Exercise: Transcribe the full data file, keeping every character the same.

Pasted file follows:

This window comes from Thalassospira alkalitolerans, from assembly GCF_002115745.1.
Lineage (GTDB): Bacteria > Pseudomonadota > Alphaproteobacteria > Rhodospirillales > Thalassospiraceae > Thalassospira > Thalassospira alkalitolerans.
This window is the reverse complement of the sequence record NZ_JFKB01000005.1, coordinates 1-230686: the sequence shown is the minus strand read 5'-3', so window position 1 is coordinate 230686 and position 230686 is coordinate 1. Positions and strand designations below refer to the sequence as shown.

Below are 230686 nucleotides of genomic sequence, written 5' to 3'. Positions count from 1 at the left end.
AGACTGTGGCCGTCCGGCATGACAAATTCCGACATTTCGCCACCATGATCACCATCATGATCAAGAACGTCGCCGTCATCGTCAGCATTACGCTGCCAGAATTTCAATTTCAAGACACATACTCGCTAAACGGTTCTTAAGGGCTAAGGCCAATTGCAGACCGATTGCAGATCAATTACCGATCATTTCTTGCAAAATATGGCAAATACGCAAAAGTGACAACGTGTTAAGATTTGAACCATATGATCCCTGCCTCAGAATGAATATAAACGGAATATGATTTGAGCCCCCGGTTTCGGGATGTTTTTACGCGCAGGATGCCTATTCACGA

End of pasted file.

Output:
This window comes from Thalassospira alkalitolerans, from assembly GCF_002115745.1.
Lineage (GTDB): Bacteria > Pseudomonadota > Alphaproteobacteria > Rhodospirillales > Thalassospiraceae > Thalassospira > Thalassospira alkalitolerans.
This window is the reverse complement of the sequence record NZ_JFKB01000005.1, coordinates 1-230686: the sequence shown is the minus strand read 5'-3', so window position 1 is coordinate 230686 and position 230686 is coordinate 1. Positions and strand designations below refer to the sequence as shown.

Below are 230686 nucleotides of genomic sequence, written 5' to 3'. Positions count from 1 at the left end.
AGACTGTGGCCGTCCGGCATGACAAATTCCGACATTTCGCCACCATGATCACCATCATGATCAAGAACGTCGCCGTCATCGTCAGCATTACGCTGCCAGAATTTCAATTTCAAGACACATACTCGCTAAACGGTTCTTAAGGGCTAAGGCCAATTGCAGACCGATTGCAGATCAATTACCGATCATTTCTTGCAAAATATGGCAAATACGCAAAAGTGACAACGTGTTAAGATTTGAACCATATGATCCCTGCCTCAGAATGAATATAAACGGAATATGATTTGAGCCCCCGGTTTCGGGATGTTTTTACGCGCAGGATGCCTATTCACGA